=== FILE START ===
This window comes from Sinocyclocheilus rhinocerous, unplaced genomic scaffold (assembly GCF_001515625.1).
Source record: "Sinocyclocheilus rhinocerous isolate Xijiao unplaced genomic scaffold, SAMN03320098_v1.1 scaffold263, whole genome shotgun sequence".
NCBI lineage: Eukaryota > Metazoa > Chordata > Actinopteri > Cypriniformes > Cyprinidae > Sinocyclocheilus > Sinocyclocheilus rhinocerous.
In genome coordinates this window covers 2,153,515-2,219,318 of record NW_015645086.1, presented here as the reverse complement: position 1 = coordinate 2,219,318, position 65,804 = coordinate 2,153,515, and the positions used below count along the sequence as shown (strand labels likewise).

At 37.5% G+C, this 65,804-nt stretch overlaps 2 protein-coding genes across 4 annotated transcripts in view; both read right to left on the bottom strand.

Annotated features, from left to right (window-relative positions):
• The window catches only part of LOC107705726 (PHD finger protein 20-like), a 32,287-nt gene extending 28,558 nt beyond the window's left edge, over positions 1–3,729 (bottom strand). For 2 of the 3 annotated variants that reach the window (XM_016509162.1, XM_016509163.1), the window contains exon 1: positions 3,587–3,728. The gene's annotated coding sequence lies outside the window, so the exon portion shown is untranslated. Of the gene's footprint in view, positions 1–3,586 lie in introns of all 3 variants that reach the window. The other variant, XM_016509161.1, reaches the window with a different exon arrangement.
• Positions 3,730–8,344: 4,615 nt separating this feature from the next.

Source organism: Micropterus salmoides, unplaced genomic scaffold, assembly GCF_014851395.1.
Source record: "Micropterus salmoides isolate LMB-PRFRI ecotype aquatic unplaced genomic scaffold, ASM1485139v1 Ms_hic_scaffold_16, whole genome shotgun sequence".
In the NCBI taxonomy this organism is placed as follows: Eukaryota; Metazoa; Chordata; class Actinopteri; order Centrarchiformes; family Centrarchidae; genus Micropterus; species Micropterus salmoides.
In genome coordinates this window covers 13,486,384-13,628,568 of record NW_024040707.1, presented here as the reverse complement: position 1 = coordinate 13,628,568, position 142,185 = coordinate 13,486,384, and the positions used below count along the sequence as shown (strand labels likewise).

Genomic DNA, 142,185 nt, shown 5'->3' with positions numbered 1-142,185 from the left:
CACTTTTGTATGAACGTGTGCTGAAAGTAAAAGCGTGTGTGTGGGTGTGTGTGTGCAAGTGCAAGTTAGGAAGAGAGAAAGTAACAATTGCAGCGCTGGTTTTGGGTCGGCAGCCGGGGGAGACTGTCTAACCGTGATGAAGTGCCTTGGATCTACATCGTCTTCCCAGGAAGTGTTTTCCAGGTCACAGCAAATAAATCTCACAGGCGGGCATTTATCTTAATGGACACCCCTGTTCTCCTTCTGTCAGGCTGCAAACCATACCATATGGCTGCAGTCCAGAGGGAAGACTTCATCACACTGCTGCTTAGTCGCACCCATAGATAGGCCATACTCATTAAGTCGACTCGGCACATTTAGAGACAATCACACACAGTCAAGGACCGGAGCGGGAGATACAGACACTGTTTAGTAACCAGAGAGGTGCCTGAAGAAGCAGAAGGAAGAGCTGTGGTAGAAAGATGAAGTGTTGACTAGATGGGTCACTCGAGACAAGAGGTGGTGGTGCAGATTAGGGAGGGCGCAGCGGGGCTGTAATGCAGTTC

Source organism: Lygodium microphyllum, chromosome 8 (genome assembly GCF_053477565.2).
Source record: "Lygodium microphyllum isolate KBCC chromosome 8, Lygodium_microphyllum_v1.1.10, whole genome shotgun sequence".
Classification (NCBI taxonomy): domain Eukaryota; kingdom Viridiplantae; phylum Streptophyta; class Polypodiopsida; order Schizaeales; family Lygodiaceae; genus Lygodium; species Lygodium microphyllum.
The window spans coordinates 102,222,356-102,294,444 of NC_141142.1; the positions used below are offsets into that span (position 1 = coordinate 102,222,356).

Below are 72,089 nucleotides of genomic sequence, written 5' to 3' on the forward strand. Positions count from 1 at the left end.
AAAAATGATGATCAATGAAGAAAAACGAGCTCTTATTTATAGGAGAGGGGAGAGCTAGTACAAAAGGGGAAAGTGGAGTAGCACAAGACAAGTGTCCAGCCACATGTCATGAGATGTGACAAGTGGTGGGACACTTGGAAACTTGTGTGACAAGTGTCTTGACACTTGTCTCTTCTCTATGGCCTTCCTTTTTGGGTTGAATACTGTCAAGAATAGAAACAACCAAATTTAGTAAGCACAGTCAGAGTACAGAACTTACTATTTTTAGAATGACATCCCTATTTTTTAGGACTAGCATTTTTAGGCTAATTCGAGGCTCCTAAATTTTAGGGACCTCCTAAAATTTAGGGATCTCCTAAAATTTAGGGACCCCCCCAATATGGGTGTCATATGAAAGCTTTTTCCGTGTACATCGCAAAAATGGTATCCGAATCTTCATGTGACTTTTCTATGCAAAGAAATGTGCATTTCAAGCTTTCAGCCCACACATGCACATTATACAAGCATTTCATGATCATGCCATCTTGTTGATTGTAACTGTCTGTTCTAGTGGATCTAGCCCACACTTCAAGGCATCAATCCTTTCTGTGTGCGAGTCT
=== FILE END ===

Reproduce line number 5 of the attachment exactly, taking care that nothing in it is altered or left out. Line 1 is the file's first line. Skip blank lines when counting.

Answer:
At 37.5% G+C, this 65,804-nt stretch overlaps 2 protein-coding genes across 4 annotated transcripts in view; both read right to left on the bottom strand.